The risk of contagion of monkeypox in the general population is a case study by health authorities on Monday, after the increase in cases in Europe and North America.
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As of May 21, the World Health Organization (WHO) had been notified of 92 confirmed cases of monkeypox and 28 suspected cases, detected in 12 countries where the disease is not endemic, including several in the European Union, the United States, Australia, and Canada.
The agency fears that the disease, endemic in some areas of central and western Africa, will spread.
According to the WHO, it is the first time that cases have been registered simultaneously in several countries and among people who have not traveled to the regions of Africa where the disease is endemic.
But at the same time, the UN agency stresses that outbreaks in non-endemic countries can be controlled and human-to-human contagion stopped. The European Center for Disease Prevention and Control (ECDC) also relativized fears among the population and assured on Monday that the risk of contagion was “very low” in the general population, although “high” among people with multiple sexual partners.
Monkeypox, which is not usually fatal, can cause fever, headache, muscle aches, back pain, swollen lymph nodes, chills, and fatigue.. Rashes (on the face, palms of the hands, soles of the feet), lesions, pustules, and finally scabs then appear. There is no treatment for monkeypox, but its symptoms usually go away within two to three weeks.
A ‘controllable’ situation
“We want to stop person-to-person transmission. We can do it in non-endemic countries… It is a situation that can be controlled“, declared Maria Van Kerkhove, in charge of the fight against covid-19 at the WHO, but also of emerging diseases and zoonoses.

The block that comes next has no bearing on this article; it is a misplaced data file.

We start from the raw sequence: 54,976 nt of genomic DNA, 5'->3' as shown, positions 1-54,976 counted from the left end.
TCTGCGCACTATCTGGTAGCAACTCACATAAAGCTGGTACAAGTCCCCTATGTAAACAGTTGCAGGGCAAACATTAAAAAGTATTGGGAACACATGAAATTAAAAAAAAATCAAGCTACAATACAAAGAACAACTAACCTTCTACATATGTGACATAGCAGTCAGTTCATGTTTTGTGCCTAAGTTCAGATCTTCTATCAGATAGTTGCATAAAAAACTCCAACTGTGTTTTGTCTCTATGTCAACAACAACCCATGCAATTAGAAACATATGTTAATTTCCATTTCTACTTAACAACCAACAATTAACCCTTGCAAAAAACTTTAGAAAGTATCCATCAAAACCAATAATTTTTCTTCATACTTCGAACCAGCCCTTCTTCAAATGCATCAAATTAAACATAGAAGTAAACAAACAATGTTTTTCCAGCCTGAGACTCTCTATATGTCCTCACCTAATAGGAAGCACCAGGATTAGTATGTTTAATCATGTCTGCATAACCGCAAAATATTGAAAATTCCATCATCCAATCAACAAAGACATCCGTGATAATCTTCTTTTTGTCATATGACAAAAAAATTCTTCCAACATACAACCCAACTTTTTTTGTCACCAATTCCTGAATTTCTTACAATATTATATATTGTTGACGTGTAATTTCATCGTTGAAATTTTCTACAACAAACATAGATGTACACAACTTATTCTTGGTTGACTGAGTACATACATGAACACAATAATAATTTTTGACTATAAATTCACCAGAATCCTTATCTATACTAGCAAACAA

“We are in a situation where we can turn to public health tools of early detection and supervised isolation of cases,” he explained. “We can stop human-to-human transmission,” she insisted.
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The expert indicated that transmission occurred through “close physical contact: skin-to-skin contact.” Most cases have mild symptoms, said Andrea Ammon, director of the ECDC in the first risk assessment since the unusual appearance of this disease.
“For the general population, the probability of contagion is very low,” he added in a statement. “However, the probability that the virus spreads more through close contacts, for example in sexual acts or between people who have multiple sexual partners, is considered high,” she added.
Despite the low risk of contagion, Stella Kyriakides, European Commissioner for Health and Food Safety, said it was important to “remain vigilant”, with effective tracing and diagnostic methods.
According to the ECDC, the virus can develop a severe form of the disease in some groups such as “young children, pregnant women and immunosuppressed people”. The agency also warned of the risk of “human-to-animal transmission” and said that if the virus were to spread to animals “there is a risk that the disease could become endemic in Europe.”
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